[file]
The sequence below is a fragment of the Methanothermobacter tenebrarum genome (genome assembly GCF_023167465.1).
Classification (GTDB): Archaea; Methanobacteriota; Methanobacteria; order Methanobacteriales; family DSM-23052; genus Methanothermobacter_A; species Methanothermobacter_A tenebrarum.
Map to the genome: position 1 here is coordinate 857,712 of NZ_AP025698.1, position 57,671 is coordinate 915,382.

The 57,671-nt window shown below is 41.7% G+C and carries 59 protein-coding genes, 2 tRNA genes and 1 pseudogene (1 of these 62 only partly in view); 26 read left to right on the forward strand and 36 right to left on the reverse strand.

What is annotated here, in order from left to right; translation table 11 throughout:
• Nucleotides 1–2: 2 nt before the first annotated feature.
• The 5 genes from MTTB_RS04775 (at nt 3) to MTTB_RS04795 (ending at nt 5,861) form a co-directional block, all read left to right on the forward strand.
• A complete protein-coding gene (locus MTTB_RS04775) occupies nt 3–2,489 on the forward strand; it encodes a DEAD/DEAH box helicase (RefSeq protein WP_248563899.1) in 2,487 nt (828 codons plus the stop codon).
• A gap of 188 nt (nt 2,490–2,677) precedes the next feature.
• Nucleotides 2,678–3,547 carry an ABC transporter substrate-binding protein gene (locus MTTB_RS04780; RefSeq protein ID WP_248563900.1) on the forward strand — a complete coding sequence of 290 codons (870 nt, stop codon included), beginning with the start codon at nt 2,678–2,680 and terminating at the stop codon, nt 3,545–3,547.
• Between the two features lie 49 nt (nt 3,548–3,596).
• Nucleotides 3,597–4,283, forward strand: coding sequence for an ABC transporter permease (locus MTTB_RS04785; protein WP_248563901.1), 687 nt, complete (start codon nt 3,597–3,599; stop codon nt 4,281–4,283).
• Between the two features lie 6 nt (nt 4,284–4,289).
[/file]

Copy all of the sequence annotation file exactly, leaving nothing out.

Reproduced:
The sequence below is a fragment of the Methanothermobacter tenebrarum genome (genome assembly GCF_023167465.1).
Classification (GTDB): Archaea; Methanobacteriota; Methanobacteria; order Methanobacteriales; family DSM-23052; genus Methanothermobacter_A; species Methanothermobacter_A tenebrarum.
Map to the genome: position 1 here is coordinate 857,712 of NZ_AP025698.1, position 57,671 is coordinate 915,382.

The 57,671-nt window shown below is 41.7% G+C and carries 59 protein-coding genes, 2 tRNA genes and 1 pseudogene (1 of these 62 only partly in view); 26 read left to right on the forward strand and 36 right to left on the reverse strand.

What is annotated here, in order from left to right; translation table 11 throughout:
• Nucleotides 1–2: 2 nt before the first annotated feature.
• The 5 genes from MTTB_RS04775 (at nt 3) to MTTB_RS04795 (ending at nt 5,861) form a co-directional block, all read left to right on the forward strand.
• A complete protein-coding gene (locus MTTB_RS04775) occupies nt 3–2,489 on the forward strand; it encodes a DEAD/DEAH box helicase (RefSeq protein WP_248563899.1) in 2,487 nt (828 codons plus the stop codon).
• A gap of 188 nt (nt 2,490–2,677) precedes the next feature.
• Nucleotides 2,678–3,547 carry an ABC transporter substrate-binding protein gene (locus MTTB_RS04780; RefSeq protein ID WP_248563900.1) on the forward strand — a complete coding sequence of 290 codons (870 nt, stop codon included), beginning with the start codon at nt 2,678–2,680 and terminating at the stop codon, nt 3,545–3,547.
• Between the two features lie 49 nt (nt 3,548–3,596).
• Nucleotides 3,597–4,283, forward strand: coding sequence for an ABC transporter permease (locus MTTB_RS04785; protein WP_248563901.1), 687 nt, complete (start codon nt 3,597–3,599; stop codon nt 4,281–4,283).
• Between the two features lie 6 nt (nt 4,284–4,289).